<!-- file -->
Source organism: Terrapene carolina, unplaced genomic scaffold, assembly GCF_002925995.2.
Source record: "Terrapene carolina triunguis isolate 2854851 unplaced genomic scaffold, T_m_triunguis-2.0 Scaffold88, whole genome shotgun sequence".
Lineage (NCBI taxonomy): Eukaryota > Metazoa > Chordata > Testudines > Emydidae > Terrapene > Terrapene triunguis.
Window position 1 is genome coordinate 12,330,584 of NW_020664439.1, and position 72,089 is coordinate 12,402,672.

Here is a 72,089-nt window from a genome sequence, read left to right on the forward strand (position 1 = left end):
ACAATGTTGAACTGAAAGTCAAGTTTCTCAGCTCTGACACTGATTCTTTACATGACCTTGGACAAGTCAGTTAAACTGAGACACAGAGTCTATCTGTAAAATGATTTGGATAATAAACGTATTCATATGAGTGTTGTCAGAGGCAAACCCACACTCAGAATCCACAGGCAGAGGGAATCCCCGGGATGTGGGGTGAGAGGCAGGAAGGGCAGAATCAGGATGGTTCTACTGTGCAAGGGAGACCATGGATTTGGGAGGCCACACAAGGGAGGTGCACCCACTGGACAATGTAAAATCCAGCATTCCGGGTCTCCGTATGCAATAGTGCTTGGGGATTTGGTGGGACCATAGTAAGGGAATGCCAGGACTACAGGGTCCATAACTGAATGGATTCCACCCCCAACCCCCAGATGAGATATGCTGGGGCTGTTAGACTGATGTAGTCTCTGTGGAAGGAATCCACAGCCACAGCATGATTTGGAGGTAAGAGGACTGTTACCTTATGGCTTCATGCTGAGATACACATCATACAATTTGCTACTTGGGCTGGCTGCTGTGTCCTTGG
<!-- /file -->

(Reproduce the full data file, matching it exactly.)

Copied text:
Source organism: Terrapene carolina, unplaced genomic scaffold, assembly GCF_002925995.2.
Source record: "Terrapene carolina triunguis isolate 2854851 unplaced genomic scaffold, T_m_triunguis-2.0 Scaffold88, whole genome shotgun sequence".
Lineage (NCBI taxonomy): Eukaryota > Metazoa > Chordata > Testudines > Emydidae > Terrapene > Terrapene triunguis.
Window position 1 is genome coordinate 12,330,584 of NW_020664439.1, and position 72,089 is coordinate 12,402,672.

Here is a 72,089-nt window from a genome sequence, read left to right on the forward strand (position 1 = left end):
ACAATGTTGAACTGAAAGTCAAGTTTCTCAGCTCTGACACTGATTCTTTACATGACCTTGGACAAGTCAGTTAAACTGAGACACAGAGTCTATCTGTAAAATGATTTGGATAATAAACGTATTCATATGAGTGTTGTCAGAGGCAAACCCACACTCAGAATCCACAGGCAGAGGGAATCCCCGGGATGTGGGGTGAGAGGCAGGAAGGGCAGAATCAGGATGGTTCTACTGTGCAAGGGAGACCATGGATTTGGGAGGCCACACAAGGGAGGTGCACCCACTGGACAATGTAAAATCCAGCATTCCGGGTCTCCGTATGCAATAGTGCTTGGGGATTTGGTGGGACCATAGTAAGGGAATGCCAGGACTACAGGGTCCATAACTGAATGGATTCCACCCCCAACCCCCAGATGAGATATGCTGGGGCTGTTAGACTGATGTAGTCTCTGTGGAAGGAATCCACAGCCACAGCATGATTTGGAGGTAAGAGGACTGTTACCTTATGGCTTCATGCTGAGATACACATCATACAATTTGCTACTTGGGCTGGCTGCTGTGTCCTTGG